Class is in session! Quizzes are fun to take and help you learn what facts you know and what you might want to read up on! We hope you enjoy taking this 10 question diabetes fact quiz based on five of our most popular blogs.  The answers are found at the bottom of the page.  We are giving you a link to the blog that each question comes from so you can review the topics.  For those of you who like to keep track, each question is worth 10 points so this fun diabetes quiz is worth a total of 100 points. Good luck and enjoy! If you let us know, we are happy to write another quiz in the future.

diabetes quiz to test your knowledge of common issuesQuestions 1 and 2 are from: Do Coffee and Caffeine Help Manage Diabetes and Six Important Facts

Question 1:
According to the Mayo Clinic, how much caffeine is in 8 ounces (240mL) of generic brewed coffee?
A. 50-150 mg
B. 95-200 mg
C. 200-250 mg
D. 250-300 mg

Question 2:
Which facts are true about coffee and caffeine?
A. As little as 200 mg of caffeine may enhance a special type of memory called pattern separation
B. Increased caffeinated and decaffeinated coffee consumption is associated with a decreased risk of developing type 2 diabetes
C. A small study on people with type 1 diabetes found that with unplanned exercise and when a person cannot reduce their insulin dose, caffeine may help reduce extra calories needed to treat hypoglycemia. A large scale study is needed to research this.
D. A and C only
E. All of the above

Questions 3 and 4 are from: Diabetes and Five Related Foot Problems

Question 3: Peripheral neuropathy is very common in people with diabetes. As many as 70 percent of people with diabetes suffer from this condition. What is the definition of peripheral neuropathy?
A. Nerve damage affecting vision and hearing
B. Nerve damage to the parts of the body that is away from the center. This includes feet and hands.
C. Nerve damage affecting the pancreas
D. Sharp pain in the body below the heart. This includes the abdomen and digestive tract.

Question 4: Foot calluses are a hard layer of skin that are usually formed on the bottom, the forefoot or heel. How should you treat calluses? Only one answer is appropriate.
A. Do not treat them yourself. Go to your healthcare provider. If they are not treated they may get infected or become ulcerated.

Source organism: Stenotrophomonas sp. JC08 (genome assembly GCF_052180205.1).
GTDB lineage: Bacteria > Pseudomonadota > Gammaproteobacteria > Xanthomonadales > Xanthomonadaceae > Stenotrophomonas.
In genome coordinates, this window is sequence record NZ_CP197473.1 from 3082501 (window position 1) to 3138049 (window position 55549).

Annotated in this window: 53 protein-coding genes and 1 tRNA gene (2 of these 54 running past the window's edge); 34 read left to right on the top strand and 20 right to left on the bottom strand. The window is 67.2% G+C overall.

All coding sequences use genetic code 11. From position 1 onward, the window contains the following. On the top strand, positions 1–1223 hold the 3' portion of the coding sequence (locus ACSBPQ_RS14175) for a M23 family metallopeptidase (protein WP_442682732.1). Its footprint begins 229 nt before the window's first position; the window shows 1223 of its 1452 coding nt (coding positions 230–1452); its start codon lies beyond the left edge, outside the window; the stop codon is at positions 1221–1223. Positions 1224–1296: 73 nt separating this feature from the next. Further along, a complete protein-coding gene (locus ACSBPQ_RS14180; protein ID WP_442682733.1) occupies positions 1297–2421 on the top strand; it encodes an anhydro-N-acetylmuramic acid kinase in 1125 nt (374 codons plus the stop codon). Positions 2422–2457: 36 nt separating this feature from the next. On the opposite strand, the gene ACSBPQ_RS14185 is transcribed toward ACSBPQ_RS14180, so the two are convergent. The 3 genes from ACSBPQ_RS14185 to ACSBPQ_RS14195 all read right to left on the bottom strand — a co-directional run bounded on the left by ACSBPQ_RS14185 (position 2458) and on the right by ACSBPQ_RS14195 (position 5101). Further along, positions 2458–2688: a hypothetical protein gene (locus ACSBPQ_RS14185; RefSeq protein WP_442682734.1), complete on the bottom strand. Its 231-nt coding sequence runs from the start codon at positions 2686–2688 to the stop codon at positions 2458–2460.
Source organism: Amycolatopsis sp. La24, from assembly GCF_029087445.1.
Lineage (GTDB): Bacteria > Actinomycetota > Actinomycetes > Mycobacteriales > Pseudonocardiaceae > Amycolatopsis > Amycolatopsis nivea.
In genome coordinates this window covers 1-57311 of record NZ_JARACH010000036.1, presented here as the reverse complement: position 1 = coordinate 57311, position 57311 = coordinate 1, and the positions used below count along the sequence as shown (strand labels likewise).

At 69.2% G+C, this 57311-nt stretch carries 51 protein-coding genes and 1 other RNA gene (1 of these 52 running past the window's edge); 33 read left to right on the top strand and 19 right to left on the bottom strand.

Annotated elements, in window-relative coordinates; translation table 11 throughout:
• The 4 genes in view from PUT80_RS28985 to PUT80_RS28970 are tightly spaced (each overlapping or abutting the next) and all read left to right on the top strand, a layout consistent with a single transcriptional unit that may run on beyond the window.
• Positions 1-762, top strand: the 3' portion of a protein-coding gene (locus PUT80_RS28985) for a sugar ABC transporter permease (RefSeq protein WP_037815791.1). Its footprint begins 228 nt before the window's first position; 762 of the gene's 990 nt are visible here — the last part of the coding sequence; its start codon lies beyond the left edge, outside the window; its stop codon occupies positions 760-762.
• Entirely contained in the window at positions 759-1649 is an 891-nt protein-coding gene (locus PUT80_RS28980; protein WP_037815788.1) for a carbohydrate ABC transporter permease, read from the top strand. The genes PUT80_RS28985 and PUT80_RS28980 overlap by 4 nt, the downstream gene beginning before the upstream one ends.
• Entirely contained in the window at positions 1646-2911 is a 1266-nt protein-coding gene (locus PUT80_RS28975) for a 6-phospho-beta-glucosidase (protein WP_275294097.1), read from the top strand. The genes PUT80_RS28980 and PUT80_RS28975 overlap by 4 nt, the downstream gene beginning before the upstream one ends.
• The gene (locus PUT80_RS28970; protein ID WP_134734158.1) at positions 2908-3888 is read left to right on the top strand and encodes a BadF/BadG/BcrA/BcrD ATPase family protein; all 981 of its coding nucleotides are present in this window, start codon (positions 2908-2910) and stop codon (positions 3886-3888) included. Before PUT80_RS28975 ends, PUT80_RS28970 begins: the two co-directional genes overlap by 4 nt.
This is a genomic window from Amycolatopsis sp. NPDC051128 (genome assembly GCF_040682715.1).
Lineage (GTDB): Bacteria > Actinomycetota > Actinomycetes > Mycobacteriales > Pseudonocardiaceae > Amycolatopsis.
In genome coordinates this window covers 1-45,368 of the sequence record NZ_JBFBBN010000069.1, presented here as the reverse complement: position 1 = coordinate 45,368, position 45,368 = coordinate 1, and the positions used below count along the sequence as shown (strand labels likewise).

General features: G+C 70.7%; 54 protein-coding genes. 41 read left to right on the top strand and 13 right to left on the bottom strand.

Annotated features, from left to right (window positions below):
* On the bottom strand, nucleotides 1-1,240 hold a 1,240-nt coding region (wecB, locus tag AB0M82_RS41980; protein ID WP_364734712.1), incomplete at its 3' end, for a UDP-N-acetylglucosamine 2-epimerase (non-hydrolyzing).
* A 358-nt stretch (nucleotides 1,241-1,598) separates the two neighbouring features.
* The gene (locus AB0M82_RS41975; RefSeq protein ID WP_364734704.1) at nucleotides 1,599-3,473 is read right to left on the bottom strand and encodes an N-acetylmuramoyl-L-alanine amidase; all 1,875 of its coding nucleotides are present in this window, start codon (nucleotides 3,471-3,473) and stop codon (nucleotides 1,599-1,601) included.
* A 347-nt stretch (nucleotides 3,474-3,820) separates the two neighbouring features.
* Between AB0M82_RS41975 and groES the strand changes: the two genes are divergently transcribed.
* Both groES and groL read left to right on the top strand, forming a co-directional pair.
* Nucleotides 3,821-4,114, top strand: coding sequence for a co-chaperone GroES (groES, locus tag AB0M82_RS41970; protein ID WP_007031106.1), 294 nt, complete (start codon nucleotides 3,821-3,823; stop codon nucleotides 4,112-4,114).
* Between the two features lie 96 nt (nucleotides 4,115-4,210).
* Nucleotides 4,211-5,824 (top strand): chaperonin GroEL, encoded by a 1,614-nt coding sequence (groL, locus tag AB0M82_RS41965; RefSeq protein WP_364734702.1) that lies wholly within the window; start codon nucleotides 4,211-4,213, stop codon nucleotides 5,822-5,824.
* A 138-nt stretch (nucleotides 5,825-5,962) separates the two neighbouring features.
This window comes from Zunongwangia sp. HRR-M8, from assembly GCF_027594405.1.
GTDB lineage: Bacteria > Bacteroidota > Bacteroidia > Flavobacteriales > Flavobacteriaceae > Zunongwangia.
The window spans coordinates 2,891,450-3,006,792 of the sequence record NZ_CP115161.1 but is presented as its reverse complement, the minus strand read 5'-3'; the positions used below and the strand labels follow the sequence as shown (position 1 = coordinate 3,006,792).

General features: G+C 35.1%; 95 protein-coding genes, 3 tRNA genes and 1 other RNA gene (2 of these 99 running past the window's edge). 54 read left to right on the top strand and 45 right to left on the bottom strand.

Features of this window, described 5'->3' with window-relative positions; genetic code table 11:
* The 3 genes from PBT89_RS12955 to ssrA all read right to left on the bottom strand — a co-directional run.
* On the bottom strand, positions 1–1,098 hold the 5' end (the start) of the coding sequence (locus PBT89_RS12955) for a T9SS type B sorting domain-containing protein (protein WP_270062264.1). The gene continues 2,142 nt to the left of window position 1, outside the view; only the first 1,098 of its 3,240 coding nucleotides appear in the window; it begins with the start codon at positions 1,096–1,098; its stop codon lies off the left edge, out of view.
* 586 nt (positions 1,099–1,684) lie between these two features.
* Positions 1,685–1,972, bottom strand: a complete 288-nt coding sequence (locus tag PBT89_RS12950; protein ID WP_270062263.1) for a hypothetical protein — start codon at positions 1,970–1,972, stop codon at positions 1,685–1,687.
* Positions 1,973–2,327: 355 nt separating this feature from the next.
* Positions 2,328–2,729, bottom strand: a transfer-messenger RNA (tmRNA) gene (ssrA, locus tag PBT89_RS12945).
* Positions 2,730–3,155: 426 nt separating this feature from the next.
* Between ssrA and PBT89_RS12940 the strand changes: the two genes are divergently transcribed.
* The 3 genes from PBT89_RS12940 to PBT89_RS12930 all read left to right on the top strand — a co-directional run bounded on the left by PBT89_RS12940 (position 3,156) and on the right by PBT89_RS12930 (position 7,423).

B. Stay off your feet for a few days.
C. Soak your foot in water and remove the callus very carefully
D. They are no problem. They actually protect your feet.

Questions 5 and 6 are from: Vision and Diabetes Part 3-What is Diabetic Retinopathy and 9 Related Questions

Question 5: What are risk factors for diabetic retinopathy?
A. Longer duration of diabetes
B. High hemoglobin A1c values
C. Pregnancy
D. Poor blood pressure control
E. Increased total serum cholesterol
F. All answers are correct
G. Answers A,B and D

Question 6:
What are some of the treatment for diabetic retinopathy and macular edema?
A. Laser treatments
B. Injections of medications in the eye
C. Surgery
D. All of the above

Questions 7 and 8 are from: Metformin: All you Need to Know about This Type 2 Diabetes Drug. 

Question 7: According the 2013 Standards of Medical Care in Diabetes published by the American Diabetes Association, what is the preferred pharmacological agent for most people with type 2 diabetes?
A. Metformin
B. Insulin
C. Glipizide
D. Dapagliflozin

Question 8: What are some of the benefits and possible benefits of taking Metformin?
A. Possible benefit of preventing cancer
B. Benefit of helping to lower triglyceride level
C. Benefit of lowering blood cholesterol levels
D. Potential benefit of slowing the aging process
E. Answers A,B,C and D
F. Answers A,B and C

Questions 9 and 10 are from: 7 Important Numbers People with Diabetes Need to Know

Question 9: When having hemoglobin A1c tested what numbers are recommended by the American Association of Clinical Endocrinologists to diagnose diabetes?
A. Normal values for A1c are less or equal to 5.4 percent
B. Pre-Diabetes is diagnosed at A1c values of 5.5-6.4 percent
C. Diabetes is diagnosed at A1c values of 6.5 percent or higher
D. All answers are correct
E. All answers are incorrect 

Question 10: What does the American Diabetes Association recommend as target blood glucose values for most non-pregnant adults taken before a meal (pre-prandial)?
A. There are no recommended target values
B. 100-150 mg/dl
C. 70-130 mg/dl
D. 90-120 mg/dl

The answers to the questions are listed below. Feel free to go to the links provided to refresh yourself with the articles mentioned in this article. We suggest you look around to learn more about taking good care of your diabetes. If there are topics you would like to learn about please tell us!


  • Question 1: (B) 95-200 mg
  • Question 2: (E) all of the above
  • Question 3: (B) Nerve damage to the parts of the body that is away from the center. This includes feet and hands.
  • Question 4: (A) Do not treat them yourself. Go to your healthcare provider. If they are not treated they may get infected or become ulcerated.
  • Question 5: (F) Answers A,B,C,D,E
  • Question 6: (D) All of the above
  • Question 7: (A) Metformin
  • Question 8: (E) Answers A,B,C,D
  • Question 9: (D) Answers A,B,C are correct
  • Question 10: (C) 70-130 mg/dl